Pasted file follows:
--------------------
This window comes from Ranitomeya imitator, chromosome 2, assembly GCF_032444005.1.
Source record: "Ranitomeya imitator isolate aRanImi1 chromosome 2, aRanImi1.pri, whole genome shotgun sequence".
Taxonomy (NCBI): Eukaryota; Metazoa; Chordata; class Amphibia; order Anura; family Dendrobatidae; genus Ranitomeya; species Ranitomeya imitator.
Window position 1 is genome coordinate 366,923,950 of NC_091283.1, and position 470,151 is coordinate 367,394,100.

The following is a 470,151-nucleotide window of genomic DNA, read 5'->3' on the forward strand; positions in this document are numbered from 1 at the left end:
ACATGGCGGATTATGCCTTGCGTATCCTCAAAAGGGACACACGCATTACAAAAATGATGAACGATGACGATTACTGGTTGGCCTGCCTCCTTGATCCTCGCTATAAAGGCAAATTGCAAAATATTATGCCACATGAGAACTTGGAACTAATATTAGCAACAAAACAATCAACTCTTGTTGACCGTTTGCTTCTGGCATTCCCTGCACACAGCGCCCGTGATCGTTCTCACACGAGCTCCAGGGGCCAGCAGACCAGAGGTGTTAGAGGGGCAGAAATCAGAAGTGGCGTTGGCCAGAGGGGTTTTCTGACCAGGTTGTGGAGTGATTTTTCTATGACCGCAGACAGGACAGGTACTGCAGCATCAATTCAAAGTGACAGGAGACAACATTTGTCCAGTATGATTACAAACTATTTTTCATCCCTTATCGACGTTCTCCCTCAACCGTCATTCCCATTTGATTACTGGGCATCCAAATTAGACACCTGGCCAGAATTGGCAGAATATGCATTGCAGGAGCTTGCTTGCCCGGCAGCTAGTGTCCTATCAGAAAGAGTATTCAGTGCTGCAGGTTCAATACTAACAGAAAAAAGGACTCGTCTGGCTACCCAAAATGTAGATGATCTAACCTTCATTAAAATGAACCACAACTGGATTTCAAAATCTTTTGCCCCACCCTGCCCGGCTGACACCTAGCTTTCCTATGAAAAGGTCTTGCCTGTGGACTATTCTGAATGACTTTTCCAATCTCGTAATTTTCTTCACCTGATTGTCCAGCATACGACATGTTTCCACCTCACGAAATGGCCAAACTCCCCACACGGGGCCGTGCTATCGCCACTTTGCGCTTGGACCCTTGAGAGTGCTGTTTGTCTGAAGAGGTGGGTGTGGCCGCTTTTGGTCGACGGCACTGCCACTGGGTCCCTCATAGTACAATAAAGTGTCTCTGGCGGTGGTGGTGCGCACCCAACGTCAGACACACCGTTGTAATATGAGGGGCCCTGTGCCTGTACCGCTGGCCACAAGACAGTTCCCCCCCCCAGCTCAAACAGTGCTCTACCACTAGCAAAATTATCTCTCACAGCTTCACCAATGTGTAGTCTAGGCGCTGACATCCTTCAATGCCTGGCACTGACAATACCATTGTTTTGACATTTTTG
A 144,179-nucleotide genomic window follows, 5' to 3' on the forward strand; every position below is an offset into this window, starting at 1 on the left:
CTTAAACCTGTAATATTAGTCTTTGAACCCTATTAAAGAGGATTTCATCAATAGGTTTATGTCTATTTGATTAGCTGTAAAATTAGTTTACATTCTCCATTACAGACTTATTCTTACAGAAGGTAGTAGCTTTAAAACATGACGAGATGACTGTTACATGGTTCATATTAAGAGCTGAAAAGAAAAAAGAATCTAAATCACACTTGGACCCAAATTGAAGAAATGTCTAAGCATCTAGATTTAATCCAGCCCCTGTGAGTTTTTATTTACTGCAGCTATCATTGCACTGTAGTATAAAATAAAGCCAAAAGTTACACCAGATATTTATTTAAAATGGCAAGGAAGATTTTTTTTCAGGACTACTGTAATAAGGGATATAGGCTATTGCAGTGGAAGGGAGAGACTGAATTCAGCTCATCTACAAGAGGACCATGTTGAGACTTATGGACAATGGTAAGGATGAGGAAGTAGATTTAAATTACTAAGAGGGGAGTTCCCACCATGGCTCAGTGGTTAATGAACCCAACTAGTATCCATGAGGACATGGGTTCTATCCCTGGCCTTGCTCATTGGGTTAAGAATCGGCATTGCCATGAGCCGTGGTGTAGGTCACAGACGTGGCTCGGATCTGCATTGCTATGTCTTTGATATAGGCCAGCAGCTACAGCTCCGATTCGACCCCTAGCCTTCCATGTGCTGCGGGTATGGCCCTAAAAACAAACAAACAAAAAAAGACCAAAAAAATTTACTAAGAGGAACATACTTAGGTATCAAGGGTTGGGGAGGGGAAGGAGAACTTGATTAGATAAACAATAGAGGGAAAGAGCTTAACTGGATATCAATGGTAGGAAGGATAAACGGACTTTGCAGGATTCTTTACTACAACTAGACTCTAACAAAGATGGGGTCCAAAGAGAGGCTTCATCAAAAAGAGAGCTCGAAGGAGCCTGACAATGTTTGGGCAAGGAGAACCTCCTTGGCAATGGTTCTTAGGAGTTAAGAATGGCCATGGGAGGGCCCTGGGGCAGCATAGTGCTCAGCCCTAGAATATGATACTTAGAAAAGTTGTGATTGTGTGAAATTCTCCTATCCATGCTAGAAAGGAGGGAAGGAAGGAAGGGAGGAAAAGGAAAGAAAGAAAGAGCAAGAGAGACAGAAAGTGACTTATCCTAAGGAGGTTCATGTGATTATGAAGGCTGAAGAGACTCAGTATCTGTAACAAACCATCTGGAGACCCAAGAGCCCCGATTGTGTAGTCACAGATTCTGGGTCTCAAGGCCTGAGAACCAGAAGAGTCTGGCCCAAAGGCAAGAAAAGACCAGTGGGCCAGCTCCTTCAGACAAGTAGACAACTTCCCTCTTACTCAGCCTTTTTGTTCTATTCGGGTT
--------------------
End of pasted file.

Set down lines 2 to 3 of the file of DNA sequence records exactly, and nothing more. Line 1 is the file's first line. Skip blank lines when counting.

Source record: "Ranitomeya imitator isolate aRanImi1 chromosome 2, aRanImi1.pri, whole genome shotgun sequence".
Taxonomy (NCBI): Eukaryota; Metazoa; Chordata; class Amphibia; order Anura; family Dendrobatidae; genus Ranitomeya; species Ranitomeya imitator.